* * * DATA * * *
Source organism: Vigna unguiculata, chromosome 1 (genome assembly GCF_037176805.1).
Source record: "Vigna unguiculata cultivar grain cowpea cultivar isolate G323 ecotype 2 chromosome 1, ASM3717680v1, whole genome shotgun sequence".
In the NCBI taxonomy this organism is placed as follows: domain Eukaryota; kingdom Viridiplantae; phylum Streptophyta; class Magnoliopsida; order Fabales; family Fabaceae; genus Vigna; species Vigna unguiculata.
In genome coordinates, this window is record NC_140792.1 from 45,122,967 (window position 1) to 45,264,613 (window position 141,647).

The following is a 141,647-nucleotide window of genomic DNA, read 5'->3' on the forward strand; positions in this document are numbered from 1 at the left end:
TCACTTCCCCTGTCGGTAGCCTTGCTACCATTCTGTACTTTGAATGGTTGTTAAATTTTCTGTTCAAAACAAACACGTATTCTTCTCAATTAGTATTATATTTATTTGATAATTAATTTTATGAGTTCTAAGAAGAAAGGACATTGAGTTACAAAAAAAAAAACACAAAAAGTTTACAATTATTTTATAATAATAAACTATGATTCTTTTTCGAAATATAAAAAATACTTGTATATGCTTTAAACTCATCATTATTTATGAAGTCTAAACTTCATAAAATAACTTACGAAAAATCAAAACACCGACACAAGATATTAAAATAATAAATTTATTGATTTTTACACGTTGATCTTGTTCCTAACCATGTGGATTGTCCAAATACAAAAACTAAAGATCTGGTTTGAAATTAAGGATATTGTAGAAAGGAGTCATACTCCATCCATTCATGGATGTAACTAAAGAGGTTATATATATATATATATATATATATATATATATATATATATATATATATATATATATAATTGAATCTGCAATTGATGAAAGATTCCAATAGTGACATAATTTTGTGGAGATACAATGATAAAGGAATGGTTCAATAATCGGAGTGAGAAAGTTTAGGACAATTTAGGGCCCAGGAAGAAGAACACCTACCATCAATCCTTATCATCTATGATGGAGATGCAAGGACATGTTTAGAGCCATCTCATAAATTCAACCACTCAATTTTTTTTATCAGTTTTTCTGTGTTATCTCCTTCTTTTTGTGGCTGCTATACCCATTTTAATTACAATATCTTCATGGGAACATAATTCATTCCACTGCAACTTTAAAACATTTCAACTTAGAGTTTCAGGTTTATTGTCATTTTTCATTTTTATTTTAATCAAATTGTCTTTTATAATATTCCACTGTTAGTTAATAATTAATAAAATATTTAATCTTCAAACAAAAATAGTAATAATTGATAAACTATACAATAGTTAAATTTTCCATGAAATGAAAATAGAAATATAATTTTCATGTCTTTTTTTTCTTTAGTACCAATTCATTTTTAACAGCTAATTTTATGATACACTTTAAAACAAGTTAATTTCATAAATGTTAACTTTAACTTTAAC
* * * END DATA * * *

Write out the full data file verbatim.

Source organism: Vigna unguiculata, chromosome 1 (genome assembly GCF_037176805.1).
Source record: "Vigna unguiculata cultivar grain cowpea cultivar isolate G323 ecotype 2 chromosome 1, ASM3717680v1, whole genome shotgun sequence".
In the NCBI taxonomy this organism is placed as follows: domain Eukaryota; kingdom Viridiplantae; phylum Streptophyta; class Magnoliopsida; order Fabales; family Fabaceae; genus Vigna; species Vigna unguiculata.
In genome coordinates, this window is record NC_140792.1 from 45,122,967 (window position 1) to 45,264,613 (window position 141,647).

The following is a 141,647-nucleotide window of genomic DNA, read 5'->3' on the forward strand; positions in this document are numbered from 1 at the left end:
TCACTTCCCCTGTCGGTAGCCTTGCTACCATTCTGTACTTTGAATGGTTGTTAAATTTTCTGTTCAAAACAAACACGTATTCTTCTCAATTAGTATTATATTTATTTGATAATTAATTTTATGAGTTCTAAGAAGAAAGGACATTGAGTTACAAAAAAAAAAACACAAAAAGTTTACAATTATTTTATAATAATAAACTATGATTCTTTTTCGAAATATAAAAAATACTTGTATATGCTTTAAACTCATCATTATTTATGAAGTCTAAACTTCATAAAATAACTTACGAAAAATCAAAACACCGACACAAGATATTAAAATAATAAATTTATTGATTTTTACACGTTGATCTTGTTCCTAACCATGTGGATTGTCCAAATACAAAAACTAAAGATCTGGTTTGAAATTAAGGATATTGTAGAAAGGAGTCATACTCCATCCATTCATGGATGTAACTAAAGAGGTTATATATATATATATATATATATATATATATATATATATATATATATATATATATATAATTGAATCTGCAATTGATGAAAGATTCCAATAGTGACATAATTTTGTGGAGATACAATGATAAAGGAATGGTTCAATAATCGGAGTGAGAAAGTTTAGGACAATTTAGGGCCCAGGAAGAAGAACACCTACCATCAATCCTTATCATCTATGATGGAGATGCAAGGACATGTTTAGAGCCATCTCATAAATTCAACCACTCAATTTTTTTTATCAGTTTTTCTGTGTTATCTCCTTCTTTTTGTGGCTGCTATACCCATTTTAATTACAATATCTTCATGGGAACATAATTCATTCCACTGCAACTTTAAAACATTTCAACTTAGAGTTTCAGGTTTATTGTCATTTTTCATTTTTATTTTAATCAAATTGTCTTTTATAATATTCCACTGTTAGTTAATAATTAATAAAATATTTAATCTTCAAACAAAAATAGTAATAATTGATAAACTATACAATAGTTAAATTTTCCATGAAATGAAAATAGAAATATAATTTTCATGTCTTTTTTTTCTTTAGTACCAATTCATTTTTAACAGCTAATTTTATGATACACTTTAAAACAAGTTAATTTCATAAATGTTAACTTTAACTTTAAC